Jack and Meg return from hiatus with monster guitar riffs, bagpipes and a Mexican trumpeter
THE WHITE STRIPES
So what is it about Jack White? Right, he's very talented. Major guitarist, albeit overrated by those seeking a young titan to prove the guitar retains its glamour. Voice avid and emotional enough, words catchy sometimes and -- crucially -- tunes catchy often. Plus the color-coded packaging and knack for self-mythification. Still, what do the White Stripes have to say? What do they stand for? Why do simple pop fans care about minimal Jack and his mythical sister, Meg?
Part of the answer is that not so many simple pop fans do. The White Stripes are justly renowned for cracking a hit parade of mad compression and synthesized everything with naught but a guitar, a drum kit and some analog tape. But they've yet to break it wide open. The title track of their Warner Bros. debut, Icky Thump, is their first single to go Top Forty on Billboard's Hot 100 -- Top Twenty-Six, to be precise. Lyrically, the song is a change. Elephant's "Seven Nation Army" and Get Behind Me Satan's "Blue Orchid" defy fame and a temptress with typical pop imprecision. "Icky Thump" has a topic: immigration! The song isn't easy to parse, but for once that's a plus -- it's genuinely complex, condensing hard moral conundrums into a narrative whose comic side is captured by the south-of-the-border video and whose intrusive guitar leaves conflict hanging rather than providing comfortable resolution.
The other part of the answer, sad to say, is that this cultural breakthrough is almost certainly an accident. That's because Jack White is less a songwriter than a sonic architect. Compared even with Lil Jon or Avril Lavigne, what his hits have in common isn't anything he stands for. It's instantly enticing musical constructions. On these the new album comes up slightly short. One telltale sign is a standout cover: "Conquest," an anti-sexist jump blues popularized by Patti Page in the Fifties and reconceived here as flamenco mariachi, with Jack laying on the vibrato and melisma and then flashing his steel-sharp guitar at fearless Mexican trumpeter Regulo Aldama, who duels him to a dead heat.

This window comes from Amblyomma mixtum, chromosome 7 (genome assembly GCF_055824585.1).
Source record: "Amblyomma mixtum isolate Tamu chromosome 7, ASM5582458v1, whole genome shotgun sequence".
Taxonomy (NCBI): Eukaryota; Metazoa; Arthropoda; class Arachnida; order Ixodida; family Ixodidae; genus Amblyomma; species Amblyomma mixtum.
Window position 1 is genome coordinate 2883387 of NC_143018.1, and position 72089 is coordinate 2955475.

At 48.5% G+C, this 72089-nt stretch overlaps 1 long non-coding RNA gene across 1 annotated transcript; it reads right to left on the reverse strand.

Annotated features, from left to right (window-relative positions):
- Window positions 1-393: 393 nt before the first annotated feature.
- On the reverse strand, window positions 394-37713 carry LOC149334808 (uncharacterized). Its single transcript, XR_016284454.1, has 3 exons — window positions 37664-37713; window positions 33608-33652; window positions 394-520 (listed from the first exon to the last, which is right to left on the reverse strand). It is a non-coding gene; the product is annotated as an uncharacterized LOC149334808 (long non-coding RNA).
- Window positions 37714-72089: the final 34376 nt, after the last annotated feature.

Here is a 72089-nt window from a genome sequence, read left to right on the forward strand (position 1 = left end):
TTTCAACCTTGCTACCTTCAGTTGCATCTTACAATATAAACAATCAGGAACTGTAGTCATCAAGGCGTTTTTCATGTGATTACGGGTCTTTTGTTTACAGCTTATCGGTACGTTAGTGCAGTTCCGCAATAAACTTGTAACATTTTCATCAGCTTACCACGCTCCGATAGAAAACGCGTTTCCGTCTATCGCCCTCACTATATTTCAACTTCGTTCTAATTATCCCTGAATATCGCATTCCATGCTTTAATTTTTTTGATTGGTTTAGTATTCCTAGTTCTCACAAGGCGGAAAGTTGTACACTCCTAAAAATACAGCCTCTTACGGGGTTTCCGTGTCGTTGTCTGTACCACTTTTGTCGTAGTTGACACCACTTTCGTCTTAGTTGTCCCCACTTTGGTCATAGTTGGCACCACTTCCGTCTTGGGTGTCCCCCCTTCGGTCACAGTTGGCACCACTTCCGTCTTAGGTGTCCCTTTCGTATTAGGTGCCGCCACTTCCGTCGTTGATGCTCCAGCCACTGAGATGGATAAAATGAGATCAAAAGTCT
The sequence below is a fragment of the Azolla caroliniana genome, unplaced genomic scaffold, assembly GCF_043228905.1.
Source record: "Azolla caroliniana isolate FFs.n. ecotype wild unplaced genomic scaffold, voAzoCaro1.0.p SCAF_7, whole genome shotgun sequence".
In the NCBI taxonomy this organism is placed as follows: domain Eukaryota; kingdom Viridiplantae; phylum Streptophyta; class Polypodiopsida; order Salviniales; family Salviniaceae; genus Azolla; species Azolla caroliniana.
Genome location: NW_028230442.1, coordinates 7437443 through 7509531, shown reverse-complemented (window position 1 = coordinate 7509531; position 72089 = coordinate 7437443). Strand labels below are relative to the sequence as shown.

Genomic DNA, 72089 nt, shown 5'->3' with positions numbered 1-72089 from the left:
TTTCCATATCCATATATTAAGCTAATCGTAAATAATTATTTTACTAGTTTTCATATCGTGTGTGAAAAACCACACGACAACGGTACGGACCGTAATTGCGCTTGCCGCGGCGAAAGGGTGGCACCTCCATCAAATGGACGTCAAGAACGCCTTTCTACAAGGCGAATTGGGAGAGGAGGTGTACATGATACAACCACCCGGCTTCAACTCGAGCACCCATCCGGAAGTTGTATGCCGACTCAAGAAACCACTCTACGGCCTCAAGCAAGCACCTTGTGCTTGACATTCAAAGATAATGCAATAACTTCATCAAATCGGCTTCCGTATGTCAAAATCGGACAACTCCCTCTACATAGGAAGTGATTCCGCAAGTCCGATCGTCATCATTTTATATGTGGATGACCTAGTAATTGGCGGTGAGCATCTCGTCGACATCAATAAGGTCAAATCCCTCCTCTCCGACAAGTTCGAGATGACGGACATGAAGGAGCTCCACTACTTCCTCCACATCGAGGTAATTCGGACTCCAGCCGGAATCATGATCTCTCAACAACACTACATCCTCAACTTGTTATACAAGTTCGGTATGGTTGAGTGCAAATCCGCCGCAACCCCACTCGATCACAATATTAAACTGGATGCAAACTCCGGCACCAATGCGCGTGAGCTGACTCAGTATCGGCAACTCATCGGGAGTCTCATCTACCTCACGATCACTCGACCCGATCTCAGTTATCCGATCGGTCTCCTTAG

Two other top tracks show off Jack's songwriting per se: a broadly applicable philosophical closer called "Effect and Cause," and a cute Jack-and-Meg dialogue that recalls the band's earliest blues, "Rag and Bone," where the pair wander "Rich house/Doghouse/Outhouse/Old folks' house/House for unwed mothers. . . . Looking for Technics turntables to gramophones." Proudly, they build their music -- and "make some money," yeah! -- from the "Christmas trees" and "toilet seats" others discard. That's always been Jack's MO, and album to album - one every two years since White Blood Cells in 2001 -- he's hauled new detritus into his theoretical garage. This time it's bagpipes, their wild-man-of-the-north mysticism balancing off the hit's south-of-the-border macho. But you can be sure we'll never find out how "Prickly Thorn, but Sweetly Worn"/ "St. Andrew (This Battle Is in the Air)" will fare on the Hot 100. The innocence lost of "Little Cream Soda," an old plaint for Jack by now, stands a better chance -- as does "Bone Broke," about Jack's supposed money woes, and, right after "Icky Thump," the riff monster "You Don't Know What Love Is (You Just Do As You're Told)."
The ostensible content of "You Don't Know What Love Is" is also anti-sexist -- get-up-stand-up counsel to a woman not his wife. But in essence it's a monster riff -- bigger and slower than, for instance, "Blue Orchid." And that's the scoop on the architecture here. Jack hauled more than bagpipes to his garage to make Icky Thump, which is easily his loudest album -- maybe he found a beat-up Marshall stack somewhere or a tube amp forgotten by history. Although the new constructions don't entice as consistently as they should, their noise stays with you. And what that noise stands for is itself. Once the White Stripes and their fashion-plate brethren the Strokes were hailed for reviving punk & roll basics. But they were cold bastards, emotional vocals and all -- formalists through and through. Like his sometime heroes Led Zeppelin, Jack White builds monuments. They're suitable for awestruck visits. But they're no place to settle down.
Rolling Stone, June 28, 2007